RONNIE O’SULLIVAN reckons he will deliver a hit show to rival The Last Dance.
The popular 10-episode basketball drama, which followed Michael Jordan throughout his final season with the Chicago Bulls, has set the standard for sports documentaries.
Camera crews in 1997-98 could not have believed their luck that they were witnessing sporting history as iconic Jordan, 59, led the Bulls to NBA glory before retiring.
O’Sullivan, 46, granted David Beckham’s Studio 99 company access-all-areas to follow him at snooker events and at home in Essex since the end of last year.
Some cynics might say his tournament flare-ups and bust-ups with referees have all been contrived to help boost potential ratings, especially as he has worn a mic at the table.
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But there is no doubt that the behind-the-scenes footage of him winning a seventh world title at the Crucible will be gold dust.
O’Sullivan said: “I’m good with pressure, I can pretty much handle it.
“In some ways having the cameras around might have inspired me.
“I’ve always had things happen to me where they just seem to work out. Things seem to fall into place so I’m not surprised that it ended like that.
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“I don’t know if it’s going to be the best. You’ll have to wait and see and watch it!
“What I can tell you is I’ve given them complete access to the point of where if you could put a fly-on-the-wall and follow me for 17 days here, that’s basically what’s happened.
“They’ve been in my dressing room, in my hotel room, before and after matches, after sessions.
“I embraced it because whatever I get involved in, I’m like: ‘Well let’s make this the best we can possibly do.’
“Given the access I’ve given them, they’ve said: “We’ve never ever had that sort of access with any other sportsman.’
“I said: “Okay, great, we’re onto a good start here.’ Hopefully people watch it and enjoy it. It’ll have a good ending.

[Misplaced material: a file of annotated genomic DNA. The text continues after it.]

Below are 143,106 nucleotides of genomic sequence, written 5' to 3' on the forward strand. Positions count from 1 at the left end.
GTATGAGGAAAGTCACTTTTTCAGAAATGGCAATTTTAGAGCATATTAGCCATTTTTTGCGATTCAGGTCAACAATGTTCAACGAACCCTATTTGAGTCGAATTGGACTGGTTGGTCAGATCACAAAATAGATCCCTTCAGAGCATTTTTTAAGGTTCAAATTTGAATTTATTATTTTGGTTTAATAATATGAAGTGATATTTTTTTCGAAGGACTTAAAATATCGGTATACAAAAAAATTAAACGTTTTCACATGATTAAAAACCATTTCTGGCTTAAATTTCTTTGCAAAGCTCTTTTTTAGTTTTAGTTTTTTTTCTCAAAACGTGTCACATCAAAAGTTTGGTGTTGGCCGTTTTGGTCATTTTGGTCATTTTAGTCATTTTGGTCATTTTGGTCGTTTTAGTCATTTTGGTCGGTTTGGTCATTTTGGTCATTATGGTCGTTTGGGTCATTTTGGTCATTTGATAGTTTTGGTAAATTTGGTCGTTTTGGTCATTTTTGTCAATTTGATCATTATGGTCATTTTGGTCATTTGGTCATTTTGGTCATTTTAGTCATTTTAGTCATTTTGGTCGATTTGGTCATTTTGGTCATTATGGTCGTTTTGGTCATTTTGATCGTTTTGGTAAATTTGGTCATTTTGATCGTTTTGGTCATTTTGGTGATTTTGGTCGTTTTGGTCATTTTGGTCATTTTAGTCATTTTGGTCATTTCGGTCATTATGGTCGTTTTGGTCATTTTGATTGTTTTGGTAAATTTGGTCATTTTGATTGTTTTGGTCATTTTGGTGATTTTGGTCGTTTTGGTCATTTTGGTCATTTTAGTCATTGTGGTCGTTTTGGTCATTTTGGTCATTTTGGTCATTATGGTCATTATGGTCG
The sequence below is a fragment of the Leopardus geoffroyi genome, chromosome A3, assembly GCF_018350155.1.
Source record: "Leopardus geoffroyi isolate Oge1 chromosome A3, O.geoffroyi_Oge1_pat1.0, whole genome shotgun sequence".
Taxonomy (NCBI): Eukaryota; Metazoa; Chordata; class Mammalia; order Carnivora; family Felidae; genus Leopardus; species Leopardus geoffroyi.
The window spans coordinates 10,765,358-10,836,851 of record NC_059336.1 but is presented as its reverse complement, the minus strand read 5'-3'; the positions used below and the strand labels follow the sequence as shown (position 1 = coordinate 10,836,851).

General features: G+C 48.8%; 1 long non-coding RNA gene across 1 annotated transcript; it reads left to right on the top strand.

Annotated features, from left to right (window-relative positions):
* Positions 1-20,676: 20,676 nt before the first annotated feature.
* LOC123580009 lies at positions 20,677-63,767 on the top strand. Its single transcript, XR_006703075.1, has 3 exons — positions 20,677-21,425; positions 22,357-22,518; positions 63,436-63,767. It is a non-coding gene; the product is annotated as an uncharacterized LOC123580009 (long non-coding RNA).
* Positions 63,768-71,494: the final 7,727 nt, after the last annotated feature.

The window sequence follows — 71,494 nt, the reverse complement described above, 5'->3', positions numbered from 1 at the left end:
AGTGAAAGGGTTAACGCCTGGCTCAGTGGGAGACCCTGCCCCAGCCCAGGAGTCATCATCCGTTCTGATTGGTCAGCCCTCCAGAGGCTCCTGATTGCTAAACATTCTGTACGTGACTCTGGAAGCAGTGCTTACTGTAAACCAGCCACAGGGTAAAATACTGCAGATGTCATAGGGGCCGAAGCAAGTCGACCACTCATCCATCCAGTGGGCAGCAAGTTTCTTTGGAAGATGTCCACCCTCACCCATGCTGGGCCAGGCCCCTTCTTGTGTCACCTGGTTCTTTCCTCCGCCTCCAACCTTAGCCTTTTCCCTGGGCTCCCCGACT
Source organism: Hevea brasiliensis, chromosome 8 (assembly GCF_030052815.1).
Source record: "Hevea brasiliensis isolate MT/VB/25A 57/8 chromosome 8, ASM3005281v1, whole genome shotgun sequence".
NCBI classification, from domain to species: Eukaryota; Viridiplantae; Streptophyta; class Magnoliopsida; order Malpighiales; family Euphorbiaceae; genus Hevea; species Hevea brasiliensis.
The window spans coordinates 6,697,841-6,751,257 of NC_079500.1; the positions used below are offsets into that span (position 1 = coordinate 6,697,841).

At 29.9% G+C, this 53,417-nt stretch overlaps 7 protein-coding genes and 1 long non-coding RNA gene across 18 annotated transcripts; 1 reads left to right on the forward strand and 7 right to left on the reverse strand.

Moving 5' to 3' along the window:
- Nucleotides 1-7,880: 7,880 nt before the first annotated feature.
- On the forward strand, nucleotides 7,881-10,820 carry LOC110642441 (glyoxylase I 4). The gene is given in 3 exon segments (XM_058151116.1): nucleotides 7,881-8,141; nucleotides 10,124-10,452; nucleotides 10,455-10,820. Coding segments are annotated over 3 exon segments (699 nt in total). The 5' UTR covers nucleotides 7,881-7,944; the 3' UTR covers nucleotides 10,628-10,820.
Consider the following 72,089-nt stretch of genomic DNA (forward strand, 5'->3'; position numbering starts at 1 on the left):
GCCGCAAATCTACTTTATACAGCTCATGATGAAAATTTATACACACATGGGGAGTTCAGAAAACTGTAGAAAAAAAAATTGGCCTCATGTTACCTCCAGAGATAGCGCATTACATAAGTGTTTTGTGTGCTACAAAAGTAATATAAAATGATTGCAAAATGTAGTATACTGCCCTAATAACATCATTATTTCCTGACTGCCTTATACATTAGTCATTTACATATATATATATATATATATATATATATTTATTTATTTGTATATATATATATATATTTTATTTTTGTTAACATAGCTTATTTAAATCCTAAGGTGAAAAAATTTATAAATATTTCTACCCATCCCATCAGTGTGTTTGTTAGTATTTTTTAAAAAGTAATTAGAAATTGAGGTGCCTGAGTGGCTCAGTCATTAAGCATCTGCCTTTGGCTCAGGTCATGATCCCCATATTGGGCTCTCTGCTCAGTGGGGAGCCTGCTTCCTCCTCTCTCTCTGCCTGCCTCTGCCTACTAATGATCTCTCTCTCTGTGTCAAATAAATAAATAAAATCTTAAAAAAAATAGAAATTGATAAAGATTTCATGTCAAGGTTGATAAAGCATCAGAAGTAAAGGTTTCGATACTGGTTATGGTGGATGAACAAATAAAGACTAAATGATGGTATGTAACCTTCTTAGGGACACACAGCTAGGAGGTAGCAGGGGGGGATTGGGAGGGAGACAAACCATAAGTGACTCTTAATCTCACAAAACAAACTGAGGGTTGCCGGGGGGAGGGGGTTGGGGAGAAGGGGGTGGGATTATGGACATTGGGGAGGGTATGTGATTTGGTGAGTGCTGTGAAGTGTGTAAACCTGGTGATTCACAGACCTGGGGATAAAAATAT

“I loved that documentary, The Last Dance, it had a dream ending. The guys here have been following me for 6-7 months. You couldn’t have envisaged this, they have had a result really.”
After beating Judd Trump 18-13 in the Betfred World Snooker Championship final on Monday night, the number of people dismissing O’Sullivan claim to being labelled the Greatest Of All Time will have reduced.
He has more ranking titles, more majors, more career centuries and more Crucible wins than anybody else.
Nobody older than him has won a world snooker crown.
Trump, 32, shares the view of many when he thinks O’Sullivan could retain the trophy – eight would be an unprecedented feat – and maybe even go for 10.
The man himself doesn’t think he is the greatest and bats away suggestions he is better than Steve Davis and Stephen Hendry.
What he does have over those two titans, who respectively dominated the sport in the 1980s and 1990s, is his incredible longevity.
O’Sullivan – who played the late Fred Davis, a multiple world champion in the 1940s and 50s, in a competitive match in 1992 – said: “I admire people who have done it over a long time.
“I’ve seen a lot of snooker players come and go over the years.
You’ve got your Federers, Djokovics, Nadals… your Mayweathers, Tiger Woods, Phil Mickelsons, Sennas… the ones you have ultimate respect for.
“They come in for three or four years flying and then they disappear.
“You look in other sports, it’s no different with golf or tennis to snooker really. They are all the same principle.
“You’ve got your Federers, Djokovics, Nadals.
“You have your Mayweathers, Tiger Woods, Phil Mickelsons, Sennas. All of them type of guys, these are the ones you have the ultimate respect for.”
Ten years ago, O’Sullivan could have easily quit the game given he was in such a bad place mentally.
It is well documented that the intervention of psychiatrist Steve Peters transformed his career and put this naturally rebellious individual on the straight and narrow.
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But what would he have been doing if he had hung up his cue?
O’Sullivan laughed: “I’d probably be in some hot country like Portugal living in a nice beach house coming to the UK once every six weeks to see my family.”